In a recent email conversation I touched on the ability, or more often inability, of a one-man software project to deliver regular controlled packets of code. Or to put it another way the the ability for many one-man software projects to deliver very little or nothing at all despite setting out with the best intentions and a following wind. At the heart of the problem lies the following rather messy aphorism:
You don’t get concencus in a one-person software project.
Concencus by definition is a group activity. A one-person project or software product can have concencus but this is only arrived at by interaction with others, usually your users, and if you don’t have a delivered product or a project then you don’t have users. Concencus is vital to give you the confidence to deliver what you’ve been developing.
So the question turns to how can we form a concencus on project decisions when there is no code to attract users? What we’re seeing increasingly is the use of crowd funding to drive software development. Crowd funding is proving to be very useful for software developers and not just from a financial point of view. More importantly crowd funding can help drive direction, delivery and scope and also help test the choppy waters of marketing by trying out ideas on an interested and motivated audience. This works better for established companies or old-timers than it does from unproven individuals with new ideas simply because old-timers already have a track record and an audience. So let’s back up a bit further.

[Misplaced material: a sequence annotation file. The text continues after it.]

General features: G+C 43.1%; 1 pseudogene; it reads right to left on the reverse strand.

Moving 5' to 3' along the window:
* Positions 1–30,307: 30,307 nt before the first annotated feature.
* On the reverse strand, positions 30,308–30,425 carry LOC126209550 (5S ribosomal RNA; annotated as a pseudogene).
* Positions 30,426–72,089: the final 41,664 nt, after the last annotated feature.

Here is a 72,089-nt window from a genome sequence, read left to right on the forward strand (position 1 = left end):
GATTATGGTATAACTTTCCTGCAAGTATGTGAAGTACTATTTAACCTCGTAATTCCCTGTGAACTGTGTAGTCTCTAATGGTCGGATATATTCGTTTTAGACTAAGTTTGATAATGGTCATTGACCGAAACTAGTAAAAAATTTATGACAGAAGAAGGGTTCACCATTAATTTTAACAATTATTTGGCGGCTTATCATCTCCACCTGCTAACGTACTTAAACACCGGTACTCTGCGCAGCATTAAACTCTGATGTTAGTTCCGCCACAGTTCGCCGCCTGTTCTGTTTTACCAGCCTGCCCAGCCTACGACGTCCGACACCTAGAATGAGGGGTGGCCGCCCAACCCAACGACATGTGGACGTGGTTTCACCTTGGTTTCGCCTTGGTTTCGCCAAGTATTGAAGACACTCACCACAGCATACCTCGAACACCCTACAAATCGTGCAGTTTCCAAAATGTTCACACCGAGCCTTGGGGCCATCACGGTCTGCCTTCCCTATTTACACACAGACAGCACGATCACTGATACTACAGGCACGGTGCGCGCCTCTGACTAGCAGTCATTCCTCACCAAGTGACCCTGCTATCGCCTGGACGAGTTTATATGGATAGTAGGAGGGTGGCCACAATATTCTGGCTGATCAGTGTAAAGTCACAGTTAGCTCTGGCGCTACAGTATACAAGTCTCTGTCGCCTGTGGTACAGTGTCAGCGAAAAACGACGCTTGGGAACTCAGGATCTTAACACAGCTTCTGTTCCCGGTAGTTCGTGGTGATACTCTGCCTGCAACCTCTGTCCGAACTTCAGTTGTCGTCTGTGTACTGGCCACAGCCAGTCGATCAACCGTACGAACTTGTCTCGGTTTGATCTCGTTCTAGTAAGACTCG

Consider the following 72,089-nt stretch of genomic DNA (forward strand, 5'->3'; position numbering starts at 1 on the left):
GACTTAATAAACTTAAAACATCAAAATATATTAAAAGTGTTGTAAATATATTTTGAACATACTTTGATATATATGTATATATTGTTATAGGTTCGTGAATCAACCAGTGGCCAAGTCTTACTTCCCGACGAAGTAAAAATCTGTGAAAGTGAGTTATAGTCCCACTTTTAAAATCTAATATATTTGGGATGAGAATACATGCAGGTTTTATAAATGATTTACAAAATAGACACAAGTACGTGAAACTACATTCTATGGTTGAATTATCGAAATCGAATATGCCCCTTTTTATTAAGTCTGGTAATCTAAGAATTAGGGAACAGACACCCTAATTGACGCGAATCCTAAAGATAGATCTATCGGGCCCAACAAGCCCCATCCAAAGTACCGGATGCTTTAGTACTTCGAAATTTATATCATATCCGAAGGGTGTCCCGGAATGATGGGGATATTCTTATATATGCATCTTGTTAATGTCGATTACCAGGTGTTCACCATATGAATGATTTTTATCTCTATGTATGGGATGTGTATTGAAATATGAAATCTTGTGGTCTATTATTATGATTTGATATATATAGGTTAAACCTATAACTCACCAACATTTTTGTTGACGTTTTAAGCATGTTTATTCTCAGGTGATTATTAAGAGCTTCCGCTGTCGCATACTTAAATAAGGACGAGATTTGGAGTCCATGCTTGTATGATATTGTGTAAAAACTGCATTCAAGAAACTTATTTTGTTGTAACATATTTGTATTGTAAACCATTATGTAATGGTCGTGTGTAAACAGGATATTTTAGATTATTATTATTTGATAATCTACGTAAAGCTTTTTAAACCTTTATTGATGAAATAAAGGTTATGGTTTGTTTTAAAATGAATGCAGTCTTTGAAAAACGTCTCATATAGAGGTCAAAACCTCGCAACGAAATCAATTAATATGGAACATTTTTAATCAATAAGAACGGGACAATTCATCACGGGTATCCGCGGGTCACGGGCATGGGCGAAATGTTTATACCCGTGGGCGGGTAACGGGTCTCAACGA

A Kickstarter project commits you to a direction – a product usually – and an intention. You scope is inherently limited by the promises you make, the videos you release, the decisions you’ve already made when you’re coming up with your Kickstart concept. It’s all about selling a promise.
A one-person (software) project is usually driven to scratch a particular itch, and its scope may not necessarily include getting to a point where you can sell something. You might want to make an open-source framework, you might want to come up with a vaccine, who knows? What you do know if that you as a one-person team have limited time to accomplish this and you want to make incremental progress.
How can you deliver progress? Well, I’m going to tell you what I do. I do it by giving myself more than one thing to do in my spare time. Instead of deciding to deliver one project, I will deliver three or four or five projects simultaneously. Each will have its own technology associated with it that is slightly different, each will offer something slightly different that allows me to enjoy working on it for a different reason. It’s me after all that I’m pleasing here. I’m also out to help others and provide something they might like and find useful but I’m doing this, for me.
The premise may sound slightly insane – why should you make your life more complicated when you want to focus all your spare time on doing one project really well? In the next few weeks I’ll take you through how I do this and what techniques I use to keep myself interested and focussed. Above all I want to show you that you don’t need to despair when you look at the calendar and realise that the code is still not out.